Hard hats and ‘hi vis’ were the order of the day when MP Edward Timpson CBE visited Tarmac’s Crown Farm Quarry in Oakmere.
The MP for Eddisbury was shown around the Quarry where Tarmac extracted sand and gravel – used to supply construction and infrastructure businesses across Cheshire, Merseyside, Greater Manchester, North Wales and Lancashire.
As well as seeing the operation up-close – including Tarmac’s new dredger – Mr Timpson also witnessed the pioneering restoration work being done at the site to safeguard and enhance the natural habitat for plants and animals.
Mr Timpson said: “It was fascinating to see how raw materials such as sand and gravel – sovital to construction, engineering and manufacturing in Eddisbury, and across the North West – are extracted and prepared for use by business.
“The processes involved – from extraction by Tarmac’s new dredger, through to screening and washing – is truly impressive, and it was a privilege to meet the team at Crown Farm Quarry.
“Tarmac’s conservation work to rewild areas of the quarry after the extraction process is also commendable, and bodes well for the company’s efforts to work sustainably in its areas of operation.”
Crown Farm Quarry is part of the Cheshire Sands cluster of quarries that has been operating for the past 55 years. It supplies high-quality sand to concrete, asphalt, and mortar plants, and also to the general building sands markets.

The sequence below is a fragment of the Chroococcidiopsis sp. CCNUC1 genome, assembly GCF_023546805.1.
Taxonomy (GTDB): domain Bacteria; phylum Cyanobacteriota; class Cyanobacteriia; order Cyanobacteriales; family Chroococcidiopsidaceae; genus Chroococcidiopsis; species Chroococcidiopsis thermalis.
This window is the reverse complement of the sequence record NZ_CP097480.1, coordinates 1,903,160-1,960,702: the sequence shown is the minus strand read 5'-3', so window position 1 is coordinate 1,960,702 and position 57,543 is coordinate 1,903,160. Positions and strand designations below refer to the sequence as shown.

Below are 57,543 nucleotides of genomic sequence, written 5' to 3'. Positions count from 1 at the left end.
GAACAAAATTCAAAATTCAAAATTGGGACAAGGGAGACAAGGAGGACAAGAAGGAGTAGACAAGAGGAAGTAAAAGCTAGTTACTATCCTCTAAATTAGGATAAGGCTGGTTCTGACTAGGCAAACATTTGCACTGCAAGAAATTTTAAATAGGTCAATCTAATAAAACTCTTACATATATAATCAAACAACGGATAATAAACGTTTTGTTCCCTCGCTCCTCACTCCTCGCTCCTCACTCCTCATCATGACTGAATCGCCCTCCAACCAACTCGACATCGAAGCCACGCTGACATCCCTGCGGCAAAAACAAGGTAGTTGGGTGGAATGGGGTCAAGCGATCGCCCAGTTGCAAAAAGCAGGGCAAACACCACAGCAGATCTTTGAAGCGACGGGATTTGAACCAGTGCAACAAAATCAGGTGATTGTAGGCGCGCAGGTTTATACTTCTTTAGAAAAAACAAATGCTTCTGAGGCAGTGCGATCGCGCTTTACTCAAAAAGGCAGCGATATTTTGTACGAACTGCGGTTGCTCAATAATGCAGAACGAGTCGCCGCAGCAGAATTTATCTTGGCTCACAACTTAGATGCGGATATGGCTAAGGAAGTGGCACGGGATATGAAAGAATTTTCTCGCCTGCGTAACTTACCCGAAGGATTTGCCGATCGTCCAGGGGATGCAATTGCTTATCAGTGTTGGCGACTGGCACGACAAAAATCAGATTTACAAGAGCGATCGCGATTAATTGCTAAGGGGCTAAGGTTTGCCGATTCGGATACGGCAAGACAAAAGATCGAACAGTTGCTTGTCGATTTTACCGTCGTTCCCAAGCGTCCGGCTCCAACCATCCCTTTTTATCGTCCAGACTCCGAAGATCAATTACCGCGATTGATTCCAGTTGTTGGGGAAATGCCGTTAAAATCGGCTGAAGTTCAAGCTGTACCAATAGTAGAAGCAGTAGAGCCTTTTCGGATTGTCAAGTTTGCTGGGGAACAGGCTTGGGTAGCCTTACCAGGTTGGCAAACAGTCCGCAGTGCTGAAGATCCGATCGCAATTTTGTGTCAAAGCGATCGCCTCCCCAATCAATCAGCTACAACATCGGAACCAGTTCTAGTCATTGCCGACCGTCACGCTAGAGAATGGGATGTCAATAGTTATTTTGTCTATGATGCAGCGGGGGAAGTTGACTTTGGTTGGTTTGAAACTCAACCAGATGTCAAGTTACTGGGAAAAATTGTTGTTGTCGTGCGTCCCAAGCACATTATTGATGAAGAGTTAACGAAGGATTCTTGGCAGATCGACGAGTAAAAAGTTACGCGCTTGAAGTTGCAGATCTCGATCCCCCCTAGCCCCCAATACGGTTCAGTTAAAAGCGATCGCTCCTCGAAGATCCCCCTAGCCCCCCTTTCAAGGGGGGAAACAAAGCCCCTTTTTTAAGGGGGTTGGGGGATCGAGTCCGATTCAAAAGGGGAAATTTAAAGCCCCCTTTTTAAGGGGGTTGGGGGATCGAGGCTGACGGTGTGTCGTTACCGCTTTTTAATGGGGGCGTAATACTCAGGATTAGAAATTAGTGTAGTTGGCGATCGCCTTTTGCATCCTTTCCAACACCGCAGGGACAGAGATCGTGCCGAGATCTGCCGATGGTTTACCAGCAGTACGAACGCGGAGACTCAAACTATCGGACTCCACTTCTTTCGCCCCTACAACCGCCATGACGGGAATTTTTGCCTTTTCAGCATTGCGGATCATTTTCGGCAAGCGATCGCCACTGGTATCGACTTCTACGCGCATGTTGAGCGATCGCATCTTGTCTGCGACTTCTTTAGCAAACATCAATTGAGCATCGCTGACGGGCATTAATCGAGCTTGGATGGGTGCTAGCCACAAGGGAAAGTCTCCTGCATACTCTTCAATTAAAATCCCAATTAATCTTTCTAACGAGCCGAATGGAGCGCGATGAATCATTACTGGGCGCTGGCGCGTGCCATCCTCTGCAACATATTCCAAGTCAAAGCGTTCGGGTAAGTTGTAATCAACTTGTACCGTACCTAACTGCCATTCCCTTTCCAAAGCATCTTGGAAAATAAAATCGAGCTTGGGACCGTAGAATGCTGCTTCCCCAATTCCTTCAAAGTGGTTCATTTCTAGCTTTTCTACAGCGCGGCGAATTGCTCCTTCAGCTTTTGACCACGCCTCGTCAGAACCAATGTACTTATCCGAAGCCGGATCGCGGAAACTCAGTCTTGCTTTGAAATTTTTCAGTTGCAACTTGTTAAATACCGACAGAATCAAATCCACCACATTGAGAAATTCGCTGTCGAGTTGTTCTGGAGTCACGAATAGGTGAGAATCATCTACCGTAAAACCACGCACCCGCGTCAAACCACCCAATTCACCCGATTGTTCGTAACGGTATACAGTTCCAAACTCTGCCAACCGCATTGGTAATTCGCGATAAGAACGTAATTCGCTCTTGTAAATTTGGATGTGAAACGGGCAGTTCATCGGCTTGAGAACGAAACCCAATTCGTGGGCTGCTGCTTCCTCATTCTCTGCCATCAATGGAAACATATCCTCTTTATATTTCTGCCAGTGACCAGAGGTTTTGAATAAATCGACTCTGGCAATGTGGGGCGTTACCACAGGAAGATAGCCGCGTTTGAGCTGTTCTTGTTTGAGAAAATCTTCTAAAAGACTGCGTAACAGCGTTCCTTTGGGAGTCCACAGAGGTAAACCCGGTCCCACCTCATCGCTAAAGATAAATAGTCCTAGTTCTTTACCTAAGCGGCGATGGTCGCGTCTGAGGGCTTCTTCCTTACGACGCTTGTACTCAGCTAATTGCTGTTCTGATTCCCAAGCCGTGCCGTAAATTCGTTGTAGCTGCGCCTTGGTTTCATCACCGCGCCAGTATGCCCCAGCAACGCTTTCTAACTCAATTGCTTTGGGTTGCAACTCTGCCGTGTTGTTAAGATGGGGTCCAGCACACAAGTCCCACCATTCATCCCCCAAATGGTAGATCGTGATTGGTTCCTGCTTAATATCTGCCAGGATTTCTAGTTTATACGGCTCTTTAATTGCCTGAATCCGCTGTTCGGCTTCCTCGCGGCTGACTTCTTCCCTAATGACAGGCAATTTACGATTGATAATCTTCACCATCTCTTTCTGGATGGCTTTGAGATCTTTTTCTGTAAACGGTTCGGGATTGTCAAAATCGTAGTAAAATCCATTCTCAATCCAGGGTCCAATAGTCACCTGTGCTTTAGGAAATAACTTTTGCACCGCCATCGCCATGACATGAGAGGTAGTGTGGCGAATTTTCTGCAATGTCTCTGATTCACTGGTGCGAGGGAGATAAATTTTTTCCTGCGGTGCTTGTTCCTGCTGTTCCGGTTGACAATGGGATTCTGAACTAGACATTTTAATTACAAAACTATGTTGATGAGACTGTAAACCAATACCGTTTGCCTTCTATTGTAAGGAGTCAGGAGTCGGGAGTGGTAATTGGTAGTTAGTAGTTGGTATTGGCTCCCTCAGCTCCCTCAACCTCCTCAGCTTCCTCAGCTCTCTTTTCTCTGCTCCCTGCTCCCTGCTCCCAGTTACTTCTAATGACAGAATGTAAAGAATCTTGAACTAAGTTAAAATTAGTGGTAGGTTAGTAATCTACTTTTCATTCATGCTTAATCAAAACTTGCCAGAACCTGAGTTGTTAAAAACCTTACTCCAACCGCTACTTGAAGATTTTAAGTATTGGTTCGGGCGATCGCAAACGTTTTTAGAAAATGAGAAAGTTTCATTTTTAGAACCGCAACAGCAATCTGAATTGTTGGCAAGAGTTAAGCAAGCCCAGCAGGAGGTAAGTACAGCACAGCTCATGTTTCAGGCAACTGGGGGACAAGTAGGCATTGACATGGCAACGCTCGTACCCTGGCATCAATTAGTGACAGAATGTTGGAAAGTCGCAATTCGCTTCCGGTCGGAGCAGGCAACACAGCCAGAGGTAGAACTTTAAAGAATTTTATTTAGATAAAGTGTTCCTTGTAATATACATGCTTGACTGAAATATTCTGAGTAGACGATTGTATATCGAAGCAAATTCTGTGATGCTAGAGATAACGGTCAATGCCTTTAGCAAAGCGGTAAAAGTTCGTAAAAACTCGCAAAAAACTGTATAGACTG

The Quarry was recognised for these conservation works – along with its commercial partner Atkins – when it received a ‘highly commended’ award in the ‘Project of the Year: Habitat Creation’ category for its biodiversity enhancement in the 2021 Construction Industry Research and Information Association (CIRIA) BIG Biodiversity Challenge Awards.
The Biodiversity Challenge to “do one thing” invited the construction industry to add at least one new biodiversity enhancement to construction sites, developments or existing buildings.
Tarmac was lauded for work in protecting and promoting wildlife such as the great crested newt and sand martins, among other ground-nesting bird species.
Tarmac works in partnership with the Cheshire Wildlife Trust to restore the previously-quarried areas of the site.
The Trust also runs the Crown Farm Discovery Centre – an on-site educational facility, funded by Tarmac, which educates local schoolchildren about nature and how they can play their part in preserving it for the future.
Steve Williams, Tarmac’s manager at Crown Farm Quarry, said: “We’re very proud of our operational work and biodiversity activity at Crown Farm.
“Together with the local Tarmac team, it was a pleasure to demonstrate this first-hand to Mr Timpson.
“As a business, we work hard to ensure that land is restored to its original condition or an even better state once extractions are completed, by rewilding vast areas.
“So far, this has seen the development of a 17-hectare restored area, which is now a thriving nature reserve that we are proud to manage alongside our local partners, for the benefit of the whole community.”
Picture – Steve Williams, quarry manager, discusses the operation with Edward Timpson, MP, at Crown Farm Quarry.